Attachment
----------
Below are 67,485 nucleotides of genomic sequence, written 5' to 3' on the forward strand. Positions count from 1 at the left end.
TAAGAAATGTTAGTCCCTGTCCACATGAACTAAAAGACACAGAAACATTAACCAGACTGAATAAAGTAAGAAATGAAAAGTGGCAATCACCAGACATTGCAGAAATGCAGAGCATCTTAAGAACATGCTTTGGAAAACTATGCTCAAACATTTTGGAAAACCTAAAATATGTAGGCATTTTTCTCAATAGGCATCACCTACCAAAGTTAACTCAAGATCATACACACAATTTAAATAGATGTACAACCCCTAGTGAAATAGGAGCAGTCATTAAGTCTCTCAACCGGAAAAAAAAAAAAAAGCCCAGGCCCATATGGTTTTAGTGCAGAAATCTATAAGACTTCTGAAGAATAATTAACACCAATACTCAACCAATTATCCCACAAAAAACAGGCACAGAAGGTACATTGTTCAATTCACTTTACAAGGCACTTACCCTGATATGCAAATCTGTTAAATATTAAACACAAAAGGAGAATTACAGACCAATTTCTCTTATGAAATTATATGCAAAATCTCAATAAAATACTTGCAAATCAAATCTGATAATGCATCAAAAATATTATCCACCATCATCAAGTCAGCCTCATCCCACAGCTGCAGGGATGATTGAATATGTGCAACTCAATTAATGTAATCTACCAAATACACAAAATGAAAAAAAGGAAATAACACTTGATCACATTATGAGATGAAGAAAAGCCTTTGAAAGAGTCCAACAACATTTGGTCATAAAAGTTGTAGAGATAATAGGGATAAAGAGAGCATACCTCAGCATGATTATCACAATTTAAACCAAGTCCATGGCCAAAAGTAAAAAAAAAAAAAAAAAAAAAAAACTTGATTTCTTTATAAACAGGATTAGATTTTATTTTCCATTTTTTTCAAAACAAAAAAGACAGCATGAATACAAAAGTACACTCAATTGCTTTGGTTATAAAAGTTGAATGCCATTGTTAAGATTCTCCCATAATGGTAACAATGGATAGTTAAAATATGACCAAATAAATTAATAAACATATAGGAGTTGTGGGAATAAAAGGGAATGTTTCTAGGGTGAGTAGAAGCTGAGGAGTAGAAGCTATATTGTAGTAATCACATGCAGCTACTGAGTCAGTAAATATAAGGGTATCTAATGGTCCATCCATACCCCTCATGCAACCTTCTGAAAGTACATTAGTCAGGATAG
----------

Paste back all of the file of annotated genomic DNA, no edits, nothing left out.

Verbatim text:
Below are 67,485 nucleotides of genomic sequence, written 5' to 3' on the forward strand. Positions count from 1 at the left end.
TAAGAAATGTTAGTCCCTGTCCACATGAACTAAAAGACACAGAAACATTAACCAGACTGAATAAAGTAAGAAATGAAAAGTGGCAATCACCAGACATTGCAGAAATGCAGAGCATCTTAAGAACATGCTTTGGAAAACTATGCTCAAACATTTTGGAAAACCTAAAATATGTAGGCATTTTTCTCAATAGGCATCACCTACCAAAGTTAACTCAAGATCATACACACAATTTAAATAGATGTACAACCCCTAGTGAAATAGGAGCAGTCATTAAGTCTCTCAACCGGAAAAAAAAAAAAAAGCCCAGGCCCATATGGTTTTAGTGCAGAAATCTATAAGACTTCTGAAGAATAATTAACACCAATACTCAACCAATTATCCCACAAAAAACAGGCACAGAAGGTACATTGTTCAATTCACTTTACAAGGCACTTACCCTGATATGCAAATCTGTTAAATATTAAACACAAAAGGAGAATTACAGACCAATTTCTCTTATGAAATTATATGCAAAATCTCAATAAAATACTTGCAAATCAAATCTGATAATGCATCAAAAATATTATCCACCATCATCAAGTCAGCCTCATCCCACAGCTGCAGGGATGATTGAATATGTGCAACTCAATTAATGTAATCTACCAAATACACAAAATGAAAAAAAGGAAATAACACTTGATCACATTATGAGATGAAGAAAAGCCTTTGAAAGAGTCCAACAACATTTGGTCATAAAAGTTGTAGAGATAATAGGGATAAAGAGAGCATACCTCAGCATGATTATCACAATTTAAACCAAGTCCATGGCCAAAAGTAAAAAAAAAAAAAAAAAAAAAAAACTTGATTTCTTTATAAACAGGATTAGATTTTATTTTCCATTTTTTTCAAAACAAAAAAGACAGCATGAATACAAAAGTACACTCAATTGCTTTGGTTATAAAAGTTGAATGCCATTGTTAAGATTCTCCCATAATGGTAACAATGGATAGTTAAAATATGACCAAATAAATTAATAAACATATAGGAGTTGTGGGAATAAAAGGGAATGTTTCTAGGGTGAGTAGAAGCTGAGGAGTAGAAGCTATATTGTAGTAATCACATGCAGCTACTGAGTCAGTAAATATAAGGGTATCTAATGGTCCATCCATACCCCTCATGCAACCTTCTGAAAGTACATTAGTCAGGATAG